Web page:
Every month for the last five years a group of us have been going to Red Bluff Park to spend time together in an unusual way. It is a loose form, without schedules, without agendas, without specific programs, a form devoid of the typical elements one sees when people from any other organization meet. And with this lack of formality, we’ve also seen a lack of leadership. In other words, nobody directs anybody else or tries to organize anything in particular. Sometimes we form small groups where we talk, study, and exchange experiences and opinions. Sometimes this relates to a particular theme we’ve agreed on, sometimes to something general. There are also times when we do all this with everyone included in a single group.
In this “informal form” there’s a lot of respect for the other, and a lot of desire to learn and share. Individualism finds little fertile ground, and tacitly we begin to form a kind of “collective body” that we are all part of and that belongs to everyone. Our personal relationships have grown enormously, and our ability to work, study, understand and share has grown proportionately. No doubt this form comes from our group work with the Disciplines, which has continued to be an almost perfect guide for group work and work in general. I would almost dare to say that this is a future form of relationship and coexistence that goes in a diametrically opposed direction to the way everything in the system is organized.
Along with everything described above, most of us have been experiencing certain registers that have to do with spiritual and social development. This is difficult to explain, so I will only refer to something we have commonly called “inspiration.” This inspiration, which has been progressively manifesting in many of us, has the taste of hope, poetically speaking; more morphologically speaking, it is a spherical form of inclusiveness and kindness. This last borrowed from Rafael Edwards’ contribution entitled “Two Spaces, Two Landscapes,” which we all studied together at the Park.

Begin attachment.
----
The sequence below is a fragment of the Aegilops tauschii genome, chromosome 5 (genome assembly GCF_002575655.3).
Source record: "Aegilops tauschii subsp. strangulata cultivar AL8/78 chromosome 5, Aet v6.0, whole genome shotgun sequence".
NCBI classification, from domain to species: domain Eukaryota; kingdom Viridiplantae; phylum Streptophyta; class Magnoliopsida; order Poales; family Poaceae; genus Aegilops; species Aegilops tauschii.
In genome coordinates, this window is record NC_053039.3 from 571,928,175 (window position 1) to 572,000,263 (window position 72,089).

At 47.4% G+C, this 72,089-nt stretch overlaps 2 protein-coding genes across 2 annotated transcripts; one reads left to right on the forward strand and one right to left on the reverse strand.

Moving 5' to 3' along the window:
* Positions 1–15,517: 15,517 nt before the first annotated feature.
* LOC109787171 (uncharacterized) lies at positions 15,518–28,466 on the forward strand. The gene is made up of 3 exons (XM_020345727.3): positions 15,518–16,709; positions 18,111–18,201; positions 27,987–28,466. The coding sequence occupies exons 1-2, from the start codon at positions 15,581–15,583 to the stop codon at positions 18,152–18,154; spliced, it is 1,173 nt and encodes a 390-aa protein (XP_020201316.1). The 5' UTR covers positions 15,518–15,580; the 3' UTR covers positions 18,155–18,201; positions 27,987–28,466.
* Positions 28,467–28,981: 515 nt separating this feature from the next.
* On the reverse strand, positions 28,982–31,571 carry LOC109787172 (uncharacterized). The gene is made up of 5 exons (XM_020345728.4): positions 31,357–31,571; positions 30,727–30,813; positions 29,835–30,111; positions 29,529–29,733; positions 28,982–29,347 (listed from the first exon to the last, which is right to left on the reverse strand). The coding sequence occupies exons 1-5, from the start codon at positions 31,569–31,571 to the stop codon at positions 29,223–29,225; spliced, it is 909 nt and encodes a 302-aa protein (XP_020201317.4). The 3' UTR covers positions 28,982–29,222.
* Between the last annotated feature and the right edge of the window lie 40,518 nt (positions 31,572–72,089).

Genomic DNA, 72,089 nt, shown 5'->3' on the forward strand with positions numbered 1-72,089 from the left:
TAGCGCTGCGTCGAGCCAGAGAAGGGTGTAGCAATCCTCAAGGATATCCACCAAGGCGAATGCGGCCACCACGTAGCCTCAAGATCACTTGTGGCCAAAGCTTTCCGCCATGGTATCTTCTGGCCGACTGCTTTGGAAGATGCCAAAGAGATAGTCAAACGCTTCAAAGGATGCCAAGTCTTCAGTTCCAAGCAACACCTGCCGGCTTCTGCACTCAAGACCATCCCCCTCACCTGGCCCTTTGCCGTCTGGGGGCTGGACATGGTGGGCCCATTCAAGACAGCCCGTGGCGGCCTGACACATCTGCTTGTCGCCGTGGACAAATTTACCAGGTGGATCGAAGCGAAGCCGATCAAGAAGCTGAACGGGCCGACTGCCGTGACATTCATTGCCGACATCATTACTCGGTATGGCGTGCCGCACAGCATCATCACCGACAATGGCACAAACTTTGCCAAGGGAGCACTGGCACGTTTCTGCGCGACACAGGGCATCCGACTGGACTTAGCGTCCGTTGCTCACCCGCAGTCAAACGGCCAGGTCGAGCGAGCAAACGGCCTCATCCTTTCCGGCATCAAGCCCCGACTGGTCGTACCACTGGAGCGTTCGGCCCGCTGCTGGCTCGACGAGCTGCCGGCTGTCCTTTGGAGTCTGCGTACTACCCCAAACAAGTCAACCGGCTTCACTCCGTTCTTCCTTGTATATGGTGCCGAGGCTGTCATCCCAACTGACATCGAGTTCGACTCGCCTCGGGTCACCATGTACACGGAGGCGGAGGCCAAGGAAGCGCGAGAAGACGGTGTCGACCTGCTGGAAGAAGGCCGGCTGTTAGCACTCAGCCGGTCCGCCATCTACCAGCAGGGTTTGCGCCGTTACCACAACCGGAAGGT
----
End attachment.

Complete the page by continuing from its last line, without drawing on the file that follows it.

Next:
I believe that in the not too distant future, and in the measure that the system continues to fall apart, there will inevitably come a time when vertical forms will also enter into crisis, resulting in a vacuum to which we will be able to give a coherent response. I’ve always had the impression that our Parks were references for the future, but I had not realized that the future was already happening, and that the social and spiritual need was already here, present in the world around us.
With all the social upheavals that are happening, that future, or better said, that “human destiny,” has begun to manifest, and very soon we will move to another kind of society in which relationships will be very different from what we have known. I believe that the inspiration we’ve found in the Parks and among ourselves may be the “form” in which humanity will relate in the future. Perhaps it could be useful to offer our environments to those who are fighting for a more just society and those who will have the task of designing new social and economic parameters, so that they will have the opportunity to do their work and hold their interchange in our Parks, places that are ideologically, politically, spiritually, and economically neutral.
These images / drawings are from a collection called “Weekly Reflection”. Most of the time the text is related to the photo or the drawing and is a “poetic” interpretation of the image. All the images and drawings are made by Rafael Edwards, all the texts are created by Fernando Aránguiz and all the English translations by Trudi Richards.
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